An assistant solicitor who backdated a string of client letters to cover his mistakes has been struck off the roll.

Andrew Christopher Aitchison, a solicitor for 16 years, backdated letters on six occasions over a three-year period to conceal errors he had made.

The Solicitors Disciplinary Tribunal heard that Aitchison, who worked in the personal injury department at West Midlands firm Sydney Mitchell Solicitors, was acting for a client in a claim for damages arising from a repetitive strain injury suffered at work.

While Aitchison was absent from the office in September 2014, the client’s husband contacted the firm and said they had heard nothing about the case for some time.

The firm found a discrepancy between what the client said and a letter on the file dated December 2012, which suggested the file had been closed some time before due to a lack of reasonable prospects of success.

The firm’s case management system revealed the letter had actually been created in September 2013 – six months after the statutory limitation period had expired – and backdated to December 2012.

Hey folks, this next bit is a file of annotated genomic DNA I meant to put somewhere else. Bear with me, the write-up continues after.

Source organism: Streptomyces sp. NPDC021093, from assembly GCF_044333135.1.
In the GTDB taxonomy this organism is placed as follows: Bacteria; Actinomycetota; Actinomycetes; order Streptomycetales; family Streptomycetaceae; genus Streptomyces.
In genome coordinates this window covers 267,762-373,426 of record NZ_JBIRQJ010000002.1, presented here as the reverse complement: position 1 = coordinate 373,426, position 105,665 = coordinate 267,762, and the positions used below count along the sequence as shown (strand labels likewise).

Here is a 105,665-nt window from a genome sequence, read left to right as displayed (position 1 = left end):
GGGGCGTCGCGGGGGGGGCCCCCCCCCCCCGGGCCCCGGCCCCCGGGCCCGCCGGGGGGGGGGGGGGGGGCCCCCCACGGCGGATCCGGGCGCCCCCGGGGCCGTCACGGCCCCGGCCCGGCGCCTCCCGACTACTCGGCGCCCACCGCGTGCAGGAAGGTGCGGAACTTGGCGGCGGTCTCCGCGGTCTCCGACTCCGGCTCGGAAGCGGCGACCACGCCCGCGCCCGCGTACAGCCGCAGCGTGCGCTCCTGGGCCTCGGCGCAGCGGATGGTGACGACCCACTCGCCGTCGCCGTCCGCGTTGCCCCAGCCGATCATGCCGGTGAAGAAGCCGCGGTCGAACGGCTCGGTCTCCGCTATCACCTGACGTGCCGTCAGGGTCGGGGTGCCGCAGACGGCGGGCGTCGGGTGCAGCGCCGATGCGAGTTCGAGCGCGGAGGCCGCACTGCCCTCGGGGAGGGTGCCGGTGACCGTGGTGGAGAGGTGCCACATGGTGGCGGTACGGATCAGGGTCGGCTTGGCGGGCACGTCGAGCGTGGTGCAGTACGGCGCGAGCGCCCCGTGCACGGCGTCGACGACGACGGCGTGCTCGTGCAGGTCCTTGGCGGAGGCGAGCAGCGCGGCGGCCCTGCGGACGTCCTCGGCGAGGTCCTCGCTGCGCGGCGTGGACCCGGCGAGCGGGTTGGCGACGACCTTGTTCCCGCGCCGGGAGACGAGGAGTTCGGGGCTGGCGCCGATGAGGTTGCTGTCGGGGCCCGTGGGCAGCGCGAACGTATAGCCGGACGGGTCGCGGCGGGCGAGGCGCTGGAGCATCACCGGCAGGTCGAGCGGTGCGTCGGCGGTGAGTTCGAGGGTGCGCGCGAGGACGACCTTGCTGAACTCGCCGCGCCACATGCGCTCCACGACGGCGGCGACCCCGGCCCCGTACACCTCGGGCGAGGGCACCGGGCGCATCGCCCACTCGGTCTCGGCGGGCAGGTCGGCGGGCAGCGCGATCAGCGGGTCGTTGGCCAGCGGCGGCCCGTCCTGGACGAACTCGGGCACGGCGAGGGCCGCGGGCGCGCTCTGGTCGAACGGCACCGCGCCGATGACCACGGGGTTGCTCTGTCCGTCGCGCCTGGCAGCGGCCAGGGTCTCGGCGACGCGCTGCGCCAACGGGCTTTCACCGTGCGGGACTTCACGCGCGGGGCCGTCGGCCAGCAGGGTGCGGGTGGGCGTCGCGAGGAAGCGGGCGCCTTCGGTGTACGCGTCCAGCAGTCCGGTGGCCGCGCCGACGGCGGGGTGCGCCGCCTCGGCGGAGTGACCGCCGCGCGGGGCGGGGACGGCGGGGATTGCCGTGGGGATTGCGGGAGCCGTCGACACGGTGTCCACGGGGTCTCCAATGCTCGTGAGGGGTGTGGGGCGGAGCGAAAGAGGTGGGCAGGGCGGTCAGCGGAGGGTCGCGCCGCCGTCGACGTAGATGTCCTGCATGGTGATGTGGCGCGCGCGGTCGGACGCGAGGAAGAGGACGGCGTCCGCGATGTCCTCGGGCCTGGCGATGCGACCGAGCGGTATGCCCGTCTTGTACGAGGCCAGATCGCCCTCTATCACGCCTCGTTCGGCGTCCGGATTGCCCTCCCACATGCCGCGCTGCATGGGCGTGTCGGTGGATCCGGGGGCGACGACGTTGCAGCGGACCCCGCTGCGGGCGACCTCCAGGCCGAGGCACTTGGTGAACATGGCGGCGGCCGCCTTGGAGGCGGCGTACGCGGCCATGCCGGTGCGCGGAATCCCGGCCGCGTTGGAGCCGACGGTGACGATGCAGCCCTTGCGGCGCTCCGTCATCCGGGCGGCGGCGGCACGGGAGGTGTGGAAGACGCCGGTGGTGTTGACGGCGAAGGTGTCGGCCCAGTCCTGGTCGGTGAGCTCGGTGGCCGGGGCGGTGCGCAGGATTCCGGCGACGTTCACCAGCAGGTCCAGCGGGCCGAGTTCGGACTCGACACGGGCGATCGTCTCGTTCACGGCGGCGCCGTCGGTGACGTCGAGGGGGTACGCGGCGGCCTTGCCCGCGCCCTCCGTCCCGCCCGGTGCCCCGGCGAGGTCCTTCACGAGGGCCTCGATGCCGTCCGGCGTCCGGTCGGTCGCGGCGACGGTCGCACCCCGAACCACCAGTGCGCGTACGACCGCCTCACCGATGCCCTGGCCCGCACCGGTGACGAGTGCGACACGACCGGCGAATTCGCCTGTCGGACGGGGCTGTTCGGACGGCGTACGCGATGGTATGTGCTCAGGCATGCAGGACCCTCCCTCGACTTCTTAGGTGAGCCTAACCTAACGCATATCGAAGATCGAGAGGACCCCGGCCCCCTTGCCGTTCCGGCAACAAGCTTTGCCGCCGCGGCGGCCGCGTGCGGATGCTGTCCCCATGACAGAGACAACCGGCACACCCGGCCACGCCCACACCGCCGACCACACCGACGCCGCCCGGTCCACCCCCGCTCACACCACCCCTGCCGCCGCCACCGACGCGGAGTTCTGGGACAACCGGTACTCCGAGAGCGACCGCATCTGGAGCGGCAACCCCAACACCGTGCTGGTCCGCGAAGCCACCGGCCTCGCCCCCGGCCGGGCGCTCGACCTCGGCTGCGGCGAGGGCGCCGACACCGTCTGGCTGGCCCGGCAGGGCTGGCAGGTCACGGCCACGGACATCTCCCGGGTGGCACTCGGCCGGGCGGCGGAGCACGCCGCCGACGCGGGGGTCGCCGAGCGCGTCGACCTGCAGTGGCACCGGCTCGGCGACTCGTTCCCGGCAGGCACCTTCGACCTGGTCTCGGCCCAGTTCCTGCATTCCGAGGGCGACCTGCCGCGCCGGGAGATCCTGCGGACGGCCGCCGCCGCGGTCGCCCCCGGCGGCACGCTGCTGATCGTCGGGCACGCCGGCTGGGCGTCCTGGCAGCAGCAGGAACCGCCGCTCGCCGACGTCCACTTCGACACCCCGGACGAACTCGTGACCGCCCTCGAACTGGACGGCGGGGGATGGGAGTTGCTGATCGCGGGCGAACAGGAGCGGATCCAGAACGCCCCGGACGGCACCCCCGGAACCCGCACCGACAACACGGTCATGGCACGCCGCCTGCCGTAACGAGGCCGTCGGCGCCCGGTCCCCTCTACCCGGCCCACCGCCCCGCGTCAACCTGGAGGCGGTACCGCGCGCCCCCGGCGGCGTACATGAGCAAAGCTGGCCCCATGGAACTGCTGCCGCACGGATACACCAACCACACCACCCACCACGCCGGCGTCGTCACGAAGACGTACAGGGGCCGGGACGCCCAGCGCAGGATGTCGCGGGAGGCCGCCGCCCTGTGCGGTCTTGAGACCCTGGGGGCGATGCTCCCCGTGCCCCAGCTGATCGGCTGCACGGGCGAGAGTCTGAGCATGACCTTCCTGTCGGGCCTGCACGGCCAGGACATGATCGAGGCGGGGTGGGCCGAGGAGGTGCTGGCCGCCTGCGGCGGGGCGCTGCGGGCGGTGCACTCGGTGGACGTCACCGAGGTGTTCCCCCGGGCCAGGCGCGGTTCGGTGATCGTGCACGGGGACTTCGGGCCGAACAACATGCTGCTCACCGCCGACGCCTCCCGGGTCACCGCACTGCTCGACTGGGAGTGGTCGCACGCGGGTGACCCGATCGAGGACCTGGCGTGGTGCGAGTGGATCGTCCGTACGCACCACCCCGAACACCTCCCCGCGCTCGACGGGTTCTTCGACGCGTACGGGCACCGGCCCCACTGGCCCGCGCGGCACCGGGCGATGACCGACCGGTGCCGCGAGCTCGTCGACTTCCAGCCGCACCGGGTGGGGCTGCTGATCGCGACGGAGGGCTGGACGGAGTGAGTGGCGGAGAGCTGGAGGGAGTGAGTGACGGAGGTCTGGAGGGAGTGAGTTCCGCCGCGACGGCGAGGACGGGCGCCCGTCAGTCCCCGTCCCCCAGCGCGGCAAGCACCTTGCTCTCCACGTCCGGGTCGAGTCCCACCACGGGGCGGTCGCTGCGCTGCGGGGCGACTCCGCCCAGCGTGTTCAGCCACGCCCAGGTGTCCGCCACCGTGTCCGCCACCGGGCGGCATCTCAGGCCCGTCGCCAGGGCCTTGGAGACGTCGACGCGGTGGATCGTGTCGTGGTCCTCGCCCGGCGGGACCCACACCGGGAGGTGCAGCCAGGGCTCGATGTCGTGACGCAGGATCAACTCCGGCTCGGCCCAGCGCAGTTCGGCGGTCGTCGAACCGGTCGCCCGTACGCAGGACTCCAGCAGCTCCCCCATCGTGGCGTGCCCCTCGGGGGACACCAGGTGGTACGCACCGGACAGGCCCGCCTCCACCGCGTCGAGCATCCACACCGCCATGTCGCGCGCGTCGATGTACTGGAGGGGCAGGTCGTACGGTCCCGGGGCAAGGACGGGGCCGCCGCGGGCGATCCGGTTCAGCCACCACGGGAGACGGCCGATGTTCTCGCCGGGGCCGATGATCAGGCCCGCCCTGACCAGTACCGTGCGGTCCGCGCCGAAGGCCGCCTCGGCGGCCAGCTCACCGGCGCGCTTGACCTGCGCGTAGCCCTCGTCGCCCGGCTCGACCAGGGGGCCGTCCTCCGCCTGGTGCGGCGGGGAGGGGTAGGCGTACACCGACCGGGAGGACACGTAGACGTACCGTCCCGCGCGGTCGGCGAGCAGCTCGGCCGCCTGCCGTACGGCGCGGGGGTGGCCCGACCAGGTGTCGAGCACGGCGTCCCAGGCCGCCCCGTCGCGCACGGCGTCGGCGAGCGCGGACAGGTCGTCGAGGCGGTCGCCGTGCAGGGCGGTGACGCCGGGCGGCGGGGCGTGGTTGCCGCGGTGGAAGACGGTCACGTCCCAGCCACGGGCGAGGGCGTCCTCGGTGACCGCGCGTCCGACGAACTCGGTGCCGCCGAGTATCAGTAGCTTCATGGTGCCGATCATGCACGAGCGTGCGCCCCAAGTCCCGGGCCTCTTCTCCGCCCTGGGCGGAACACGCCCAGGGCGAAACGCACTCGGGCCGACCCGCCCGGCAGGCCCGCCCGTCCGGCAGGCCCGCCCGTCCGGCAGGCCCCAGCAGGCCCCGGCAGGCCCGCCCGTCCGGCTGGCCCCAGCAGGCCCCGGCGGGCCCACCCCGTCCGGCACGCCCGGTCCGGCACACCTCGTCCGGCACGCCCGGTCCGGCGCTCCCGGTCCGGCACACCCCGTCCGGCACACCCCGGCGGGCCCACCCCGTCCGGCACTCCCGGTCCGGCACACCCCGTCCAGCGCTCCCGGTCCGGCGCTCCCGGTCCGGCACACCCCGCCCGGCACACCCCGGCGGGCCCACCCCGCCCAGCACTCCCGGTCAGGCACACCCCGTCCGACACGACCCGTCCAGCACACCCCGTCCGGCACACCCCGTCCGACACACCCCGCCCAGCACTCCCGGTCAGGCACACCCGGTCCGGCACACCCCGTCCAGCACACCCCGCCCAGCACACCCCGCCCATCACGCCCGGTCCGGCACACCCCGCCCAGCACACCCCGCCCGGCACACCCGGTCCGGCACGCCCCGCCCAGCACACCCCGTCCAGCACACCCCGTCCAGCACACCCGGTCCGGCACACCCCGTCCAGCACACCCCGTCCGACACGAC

Aitchison could not explain the discrepancy, prompting the firm to look into other matters with which he had contact.

Five further matters caused concern, involving a series of client letters on file that were created several months after they were purported to have been sent.

On one occasion, the firm’s CMS showed that a document closing down a claim was created in June 2014 but backdated to March. The creation date was three days before Aitchison was due to have a random selection of his files reviewed as part of the firm’s Lexcel re-accreditation audit.

While Aitchison did not take part in the tribunal proceedings, the firm’s senior partner and compliance officer Divinder Singh testified that the solicitor had more than 10 years’ experience of PI work and his files appeared to be in order.

The tribunal made a point of commending the ‘exemplary’ behaviour of Singh and his firm.

As for Aitchison, the tribunal found seven allegations proved against him, including dishonesty.

‘The respondent had been an experienced solicitor in the field of PI and was aware that he should not falsify documents or mislead his clients,’ said the tribunal.

‘Any matter in which dishonesty was proved was at the highest level of seriousness. Here, there was not simply one instance, but there was conscious impropriety over an extended period of time.’

Aitchison was struck off and ordered to pay £5,500 prosecution costs.